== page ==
In 2013, credit growth was highest since the global financial crisis hurt the sector in 2008, at 7.2% and up from 5.3% in 2012. In addition, profitability has been improving and non-performing loans (NPL) have been declining from 11.5% in 2009 to 3.8% in 14Q1. The government’s programme to buy out and restructure USD 2.6bn of consumer and instalment loans (10% of the total of these types of loans) also contributed to this. While it is reassuring that government support is strong and readily available, it also stimulates moral hazard behaviour amongst banks and borrowers. Luckily, the Kuwait banking sector has a strong loss absorbing capacity due to sound levels of liquidity and capitalization.
3. Hopes of less volatile politics could get dashed by focus on the crown prince succession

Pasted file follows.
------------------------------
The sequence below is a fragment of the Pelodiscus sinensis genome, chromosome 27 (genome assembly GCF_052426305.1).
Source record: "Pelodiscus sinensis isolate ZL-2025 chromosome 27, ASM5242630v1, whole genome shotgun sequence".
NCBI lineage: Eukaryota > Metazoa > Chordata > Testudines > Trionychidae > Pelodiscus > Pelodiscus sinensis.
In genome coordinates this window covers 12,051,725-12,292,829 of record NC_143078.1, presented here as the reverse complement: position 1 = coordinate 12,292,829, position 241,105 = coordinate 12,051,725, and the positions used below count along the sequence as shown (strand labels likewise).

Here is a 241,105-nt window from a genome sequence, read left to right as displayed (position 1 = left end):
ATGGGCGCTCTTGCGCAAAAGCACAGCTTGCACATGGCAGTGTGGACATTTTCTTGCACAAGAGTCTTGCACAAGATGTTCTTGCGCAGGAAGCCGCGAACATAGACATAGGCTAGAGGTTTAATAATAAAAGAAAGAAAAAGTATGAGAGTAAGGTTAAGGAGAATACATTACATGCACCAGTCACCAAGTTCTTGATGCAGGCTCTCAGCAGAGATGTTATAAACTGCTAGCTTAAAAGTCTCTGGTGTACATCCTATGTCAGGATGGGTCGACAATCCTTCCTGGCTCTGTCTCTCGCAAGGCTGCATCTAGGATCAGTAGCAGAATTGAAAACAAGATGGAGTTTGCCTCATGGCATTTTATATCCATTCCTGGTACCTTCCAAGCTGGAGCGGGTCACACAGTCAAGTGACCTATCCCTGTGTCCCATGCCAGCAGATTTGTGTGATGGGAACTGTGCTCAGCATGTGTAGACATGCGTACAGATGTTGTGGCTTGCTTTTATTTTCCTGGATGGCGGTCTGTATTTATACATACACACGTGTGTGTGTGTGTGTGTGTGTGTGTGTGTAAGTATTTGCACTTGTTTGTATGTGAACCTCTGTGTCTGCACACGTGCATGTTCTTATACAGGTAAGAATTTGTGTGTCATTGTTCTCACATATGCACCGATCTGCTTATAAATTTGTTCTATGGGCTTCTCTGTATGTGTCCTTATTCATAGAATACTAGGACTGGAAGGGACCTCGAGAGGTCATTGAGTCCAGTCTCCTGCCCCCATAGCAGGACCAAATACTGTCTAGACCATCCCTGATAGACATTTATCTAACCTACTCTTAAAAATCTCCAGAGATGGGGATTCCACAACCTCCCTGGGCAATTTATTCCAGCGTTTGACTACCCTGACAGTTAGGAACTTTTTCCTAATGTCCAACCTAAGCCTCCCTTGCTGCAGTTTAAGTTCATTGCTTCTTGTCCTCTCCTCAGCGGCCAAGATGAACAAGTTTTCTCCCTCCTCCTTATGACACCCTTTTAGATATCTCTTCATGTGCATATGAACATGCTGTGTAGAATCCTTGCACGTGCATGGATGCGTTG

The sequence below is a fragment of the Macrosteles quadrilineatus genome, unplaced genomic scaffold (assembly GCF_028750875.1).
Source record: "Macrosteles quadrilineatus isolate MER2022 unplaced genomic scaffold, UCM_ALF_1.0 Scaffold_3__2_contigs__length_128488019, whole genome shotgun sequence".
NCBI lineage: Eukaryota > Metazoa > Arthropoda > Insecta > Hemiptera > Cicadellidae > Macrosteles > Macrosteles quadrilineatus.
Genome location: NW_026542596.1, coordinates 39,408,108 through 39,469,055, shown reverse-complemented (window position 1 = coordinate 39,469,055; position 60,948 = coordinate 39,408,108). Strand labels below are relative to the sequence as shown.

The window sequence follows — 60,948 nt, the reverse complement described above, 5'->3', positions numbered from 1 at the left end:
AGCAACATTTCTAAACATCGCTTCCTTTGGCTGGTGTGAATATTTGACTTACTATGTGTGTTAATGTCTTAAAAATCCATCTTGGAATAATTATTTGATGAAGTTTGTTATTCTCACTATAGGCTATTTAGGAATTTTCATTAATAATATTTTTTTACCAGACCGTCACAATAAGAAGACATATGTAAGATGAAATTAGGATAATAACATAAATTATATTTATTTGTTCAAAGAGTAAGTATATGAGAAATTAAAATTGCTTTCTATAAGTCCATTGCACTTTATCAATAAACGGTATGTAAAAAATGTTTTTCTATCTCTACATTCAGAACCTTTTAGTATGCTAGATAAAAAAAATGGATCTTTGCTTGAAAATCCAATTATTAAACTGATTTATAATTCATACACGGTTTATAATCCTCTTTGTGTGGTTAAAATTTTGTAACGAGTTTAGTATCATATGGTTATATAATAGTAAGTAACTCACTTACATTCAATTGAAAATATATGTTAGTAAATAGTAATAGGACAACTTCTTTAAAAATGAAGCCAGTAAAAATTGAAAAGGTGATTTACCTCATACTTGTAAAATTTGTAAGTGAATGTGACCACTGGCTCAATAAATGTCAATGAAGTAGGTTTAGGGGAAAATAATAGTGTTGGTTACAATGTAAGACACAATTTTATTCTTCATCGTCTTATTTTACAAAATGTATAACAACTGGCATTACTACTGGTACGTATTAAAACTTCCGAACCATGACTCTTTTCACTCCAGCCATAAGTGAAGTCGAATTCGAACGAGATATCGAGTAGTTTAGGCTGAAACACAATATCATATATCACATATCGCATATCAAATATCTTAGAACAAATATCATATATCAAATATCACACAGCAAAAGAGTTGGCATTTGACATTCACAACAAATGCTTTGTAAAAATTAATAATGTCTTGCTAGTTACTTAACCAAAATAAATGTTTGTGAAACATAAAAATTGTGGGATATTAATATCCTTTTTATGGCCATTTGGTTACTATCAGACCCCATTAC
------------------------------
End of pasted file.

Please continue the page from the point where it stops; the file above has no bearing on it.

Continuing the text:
A more balanced parliament, elected in 2013, was expected to push economic policy out of paralysis. However, such hopes might be dashed in the near future, as the royal family seems to be focusing on the crown prince succession. Elections in 2013 led to fewer hardliners being part of parliament and, thus, raised expectations about increased political stability and progress on economic reforms. Since then, parliament has survived a whole year of political bickering and several economic measures have been implemented. However, recent allegations of coup plans and corruption among senior members of the ruling family indicate infighting in the royal family, related to the nomination of the next crown prince, has intensified. As the various branches of the royal family jockey for position, the parliament is poised to get caught in the middle. Consequently, it is increasingly likely that politics will revolve around the succession battle and that economic policy makes slides to the back seat again.